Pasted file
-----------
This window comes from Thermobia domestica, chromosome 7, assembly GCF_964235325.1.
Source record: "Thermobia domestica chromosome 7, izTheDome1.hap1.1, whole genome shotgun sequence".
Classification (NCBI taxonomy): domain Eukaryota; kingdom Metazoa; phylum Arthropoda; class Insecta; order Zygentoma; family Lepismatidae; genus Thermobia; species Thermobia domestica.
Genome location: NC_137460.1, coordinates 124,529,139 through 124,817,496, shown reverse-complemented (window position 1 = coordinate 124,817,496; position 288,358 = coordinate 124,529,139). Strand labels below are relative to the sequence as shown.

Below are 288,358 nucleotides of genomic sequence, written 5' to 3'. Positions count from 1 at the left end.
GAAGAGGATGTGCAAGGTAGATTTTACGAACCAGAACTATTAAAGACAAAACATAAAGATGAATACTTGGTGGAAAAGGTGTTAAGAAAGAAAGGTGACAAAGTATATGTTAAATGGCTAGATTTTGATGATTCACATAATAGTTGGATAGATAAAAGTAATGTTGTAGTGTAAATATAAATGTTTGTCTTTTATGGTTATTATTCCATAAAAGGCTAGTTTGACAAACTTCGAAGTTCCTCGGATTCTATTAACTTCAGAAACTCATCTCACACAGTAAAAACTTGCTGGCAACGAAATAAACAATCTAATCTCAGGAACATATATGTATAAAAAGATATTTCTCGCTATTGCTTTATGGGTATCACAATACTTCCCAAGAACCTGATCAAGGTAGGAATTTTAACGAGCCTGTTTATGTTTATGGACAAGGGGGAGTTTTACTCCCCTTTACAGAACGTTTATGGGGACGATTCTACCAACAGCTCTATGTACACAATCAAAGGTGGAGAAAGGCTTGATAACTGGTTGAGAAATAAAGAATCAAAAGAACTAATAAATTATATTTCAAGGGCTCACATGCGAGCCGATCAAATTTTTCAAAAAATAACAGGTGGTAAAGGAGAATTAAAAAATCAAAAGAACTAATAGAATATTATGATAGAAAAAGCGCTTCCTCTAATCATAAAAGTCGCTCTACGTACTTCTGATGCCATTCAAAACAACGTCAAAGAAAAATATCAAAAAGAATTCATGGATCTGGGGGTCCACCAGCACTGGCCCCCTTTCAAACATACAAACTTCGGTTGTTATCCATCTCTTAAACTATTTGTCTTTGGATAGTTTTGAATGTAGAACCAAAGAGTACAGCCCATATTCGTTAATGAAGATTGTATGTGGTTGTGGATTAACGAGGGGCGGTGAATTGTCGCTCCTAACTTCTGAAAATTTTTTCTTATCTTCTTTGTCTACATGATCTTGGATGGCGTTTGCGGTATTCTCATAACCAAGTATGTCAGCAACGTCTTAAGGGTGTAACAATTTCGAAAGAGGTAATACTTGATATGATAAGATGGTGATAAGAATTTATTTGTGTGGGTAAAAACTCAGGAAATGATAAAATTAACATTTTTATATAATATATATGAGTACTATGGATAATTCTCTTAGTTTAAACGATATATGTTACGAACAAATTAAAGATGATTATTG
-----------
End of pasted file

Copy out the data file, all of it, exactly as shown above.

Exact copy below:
This window comes from Thermobia domestica, chromosome 7, assembly GCF_964235325.1.
Source record: "Thermobia domestica chromosome 7, izTheDome1.hap1.1, whole genome shotgun sequence".
Classification (NCBI taxonomy): domain Eukaryota; kingdom Metazoa; phylum Arthropoda; class Insecta; order Zygentoma; family Lepismatidae; genus Thermobia; species Thermobia domestica.
Genome location: NC_137460.1, coordinates 124,529,139 through 124,817,496, shown reverse-complemented (window position 1 = coordinate 124,817,496; position 288,358 = coordinate 124,529,139). Strand labels below are relative to the sequence as shown.

Below are 288,358 nucleotides of genomic sequence, written 5' to 3'. Positions count from 1 at the left end.
GAAGAGGATGTGCAAGGTAGATTTTACGAACCAGAACTATTAAAGACAAAACATAAAGATGAATACTTGGTGGAAAAGGTGTTAAGAAAGAAAGGTGACAAAGTATATGTTAAATGGCTAGATTTTGATGATTCACATAATAGTTGGATAGATAAAAGTAATGTTGTAGTGTAAATATAAATGTTTGTCTTTTATGGTTATTATTCCATAAAAGGCTAGTTTGACAAACTTCGAAGTTCCTCGGATTCTATTAACTTCAGAAACTCATCTCACACAGTAAAAACTTGCTGGCAACGAAATAAACAATCTAATCTCAGGAACATATATGTATAAAAAGATATTTCTCGCTATTGCTTTATGGGTATCACAATACTTCCCAAGAACCTGATCAAGGTAGGAATTTTAACGAGCCTGTTTATGTTTATGGACAAGGGGGAGTTTTACTCCCCTTTACAGAACGTTTATGGGGACGATTCTACCAACAGCTCTATGTACACAATCAAAGGTGGAGAAAGGCTTGATAACTGGTTGAGAAATAAAGAATCAAAAGAACTAATAAATTATATTTCAAGGGCTCACATGCGAGCCGATCAAATTTTTCAAAAAATAACAGGTGGTAAAGGAGAATTAAAAAATCAAAAGAACTAATAGAATATTATGATAGAAAAAGCGCTTCCTCTAATCATAAAAGTCGCTCTACGTACTTCTGATGCCATTCAAAACAACGTCAAAGAAAAATATCAAAAAGAATTCATGGATCTGGGGGTCCACCAGCACTGGCCCCCTTTCAAACATACAAACTTCGGTTGTTATCCATCTCTTAAACTATTTGTCTTTGGATAGTTTTGAATGTAGAACCAAAGAGTACAGCCCATATTCGTTAATGAAGATTGTATGTGGTTGTGGATTAACGAGGGGCGGTGAATTGTCGCTCCTAACTTCTGAAAATTTTTTCTTATCTTCTTTGTCTACATGATCTTGGATGGCGTTTGCGGTATTCTCATAACCAAGTATGTCAGCAACGTCTTAAGGGTGTAACAATTTCGAAAGAGGTAATACTTGATATGATAAGATGGTGATAAGAATTTATTTGTGTGGGTAAAAACTCAGGAAATGATAAAATTAACATTTTTATATAATATATATGAGTACTATGGATAATTCTCTTAGTTTAAACGATATATGTTACGAACAAATTAAAGATGATTATTG